Wednesday, April 15, 2009
Chap Peterson, Driving Home the Truth
Houses Divide on Party Lines
Virginia Senate votes for unemployment amendment, which House of Delegates votes down.
By Sen. Chap Petersen, Burke Connection Op-Ed
On Wednesday, April 8, the General Assembly returned to Richmond for its veto session. Unlike other legislative bodies, the Virginia Assembly is part-time. Therefore, its sessions are limited to certain dates of the year. However, when it does meet, a lot happens.
Last Wednesday was no exception. The delegates and senators voted on at least 13 vetoes from the governor, as well as over 100 amendments to existing legislation. The floor session alone lasted all day.
The most far-reaching proposal was the governor’s amendment to SB 1495, which converted a modest bill dealing with Virginia’s unemployment benefits to “trailing spouses” of military personnel forced to relocate.
The governor proposed significantly expanding the unemployment law to accommodate workers in Virginia who lost part-time work. He also expanded the right to benefits for those workers who were actively participating in job training programs, but had not yet obtained gainful employment.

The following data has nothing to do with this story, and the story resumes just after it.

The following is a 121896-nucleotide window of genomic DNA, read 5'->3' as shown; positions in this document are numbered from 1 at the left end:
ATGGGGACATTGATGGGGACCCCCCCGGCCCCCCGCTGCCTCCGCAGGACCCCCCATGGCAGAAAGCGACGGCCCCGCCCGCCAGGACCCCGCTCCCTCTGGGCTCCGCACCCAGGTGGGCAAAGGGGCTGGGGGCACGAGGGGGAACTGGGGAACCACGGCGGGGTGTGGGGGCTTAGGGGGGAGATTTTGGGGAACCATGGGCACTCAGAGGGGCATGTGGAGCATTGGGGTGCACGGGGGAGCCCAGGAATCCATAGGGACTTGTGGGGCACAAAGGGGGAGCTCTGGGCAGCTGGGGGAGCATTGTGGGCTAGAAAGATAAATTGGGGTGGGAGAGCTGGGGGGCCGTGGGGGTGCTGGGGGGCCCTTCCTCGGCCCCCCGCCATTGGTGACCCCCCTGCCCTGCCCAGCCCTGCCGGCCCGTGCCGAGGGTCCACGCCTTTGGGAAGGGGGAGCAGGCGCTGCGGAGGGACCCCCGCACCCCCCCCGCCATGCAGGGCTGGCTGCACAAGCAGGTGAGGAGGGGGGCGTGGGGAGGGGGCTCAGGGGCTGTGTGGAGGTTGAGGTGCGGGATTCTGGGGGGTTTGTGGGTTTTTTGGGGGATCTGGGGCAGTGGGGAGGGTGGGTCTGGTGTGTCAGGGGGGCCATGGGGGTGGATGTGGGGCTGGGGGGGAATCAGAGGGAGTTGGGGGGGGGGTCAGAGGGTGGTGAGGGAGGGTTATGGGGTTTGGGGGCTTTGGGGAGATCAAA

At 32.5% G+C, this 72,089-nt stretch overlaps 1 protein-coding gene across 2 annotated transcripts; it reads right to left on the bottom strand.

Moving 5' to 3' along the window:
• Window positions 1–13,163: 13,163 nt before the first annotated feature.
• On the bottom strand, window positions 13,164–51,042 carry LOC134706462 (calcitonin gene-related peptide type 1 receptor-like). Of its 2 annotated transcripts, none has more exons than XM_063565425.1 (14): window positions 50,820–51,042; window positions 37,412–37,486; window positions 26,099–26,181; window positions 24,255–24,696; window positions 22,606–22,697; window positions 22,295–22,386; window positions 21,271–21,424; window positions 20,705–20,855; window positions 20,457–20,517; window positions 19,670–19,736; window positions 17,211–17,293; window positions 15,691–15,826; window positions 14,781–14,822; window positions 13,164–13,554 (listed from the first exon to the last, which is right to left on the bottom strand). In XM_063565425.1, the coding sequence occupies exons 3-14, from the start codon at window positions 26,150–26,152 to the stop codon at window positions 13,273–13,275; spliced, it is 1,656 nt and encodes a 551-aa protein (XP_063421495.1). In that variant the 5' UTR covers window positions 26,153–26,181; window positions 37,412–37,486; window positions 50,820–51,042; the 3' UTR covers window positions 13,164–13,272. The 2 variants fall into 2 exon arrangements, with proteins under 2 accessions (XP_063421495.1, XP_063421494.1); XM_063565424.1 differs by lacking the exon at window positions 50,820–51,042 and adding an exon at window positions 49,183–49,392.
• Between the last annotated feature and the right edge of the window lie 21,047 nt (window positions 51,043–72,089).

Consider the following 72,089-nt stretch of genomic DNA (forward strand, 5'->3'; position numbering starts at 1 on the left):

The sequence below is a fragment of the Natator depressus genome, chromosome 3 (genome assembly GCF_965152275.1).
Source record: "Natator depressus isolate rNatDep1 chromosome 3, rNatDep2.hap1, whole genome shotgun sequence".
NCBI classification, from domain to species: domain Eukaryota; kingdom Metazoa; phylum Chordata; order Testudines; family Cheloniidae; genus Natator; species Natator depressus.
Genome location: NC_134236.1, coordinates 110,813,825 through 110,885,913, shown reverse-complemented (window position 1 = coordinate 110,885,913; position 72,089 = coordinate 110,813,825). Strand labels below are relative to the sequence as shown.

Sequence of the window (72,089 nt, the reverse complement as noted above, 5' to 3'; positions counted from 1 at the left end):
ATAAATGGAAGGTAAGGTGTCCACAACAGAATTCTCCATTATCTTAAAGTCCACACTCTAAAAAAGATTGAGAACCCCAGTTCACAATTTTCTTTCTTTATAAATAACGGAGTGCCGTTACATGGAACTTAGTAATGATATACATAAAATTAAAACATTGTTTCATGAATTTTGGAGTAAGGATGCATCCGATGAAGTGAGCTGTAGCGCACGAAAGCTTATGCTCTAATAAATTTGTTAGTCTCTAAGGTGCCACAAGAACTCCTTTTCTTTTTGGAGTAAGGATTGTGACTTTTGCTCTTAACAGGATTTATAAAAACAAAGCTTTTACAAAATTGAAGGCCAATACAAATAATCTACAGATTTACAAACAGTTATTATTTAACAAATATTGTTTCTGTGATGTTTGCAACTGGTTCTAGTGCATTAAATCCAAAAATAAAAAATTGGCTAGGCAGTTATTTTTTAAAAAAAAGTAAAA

The purpose of these amendments was to help thousands of out-of-work Virginians access $125 million in Federal assistance which had been specifically earmarked for expanded benefits – funds that Virginia was not currently receiving.
The downside, opponents argued, was that these expanded benefits would also require higher payroll taxes on businesses, albeit in the minimal amount of less than $5 annually. While unemployment benefits — like any government program — can always be rolled back when the economy improves, the opponents still claimed that Gov. Kaine’s (D) proposal was an impermissible expansion of government.
The amendment to SB 1495 passed the Democratic Senate on a party-line vote (21-19). It died in the Republican-controlled House. And so the Virginia legislature dutifully returned the $125 million to the Federal government to spend in another state.
Maybe it’s time to put some legislators out of work.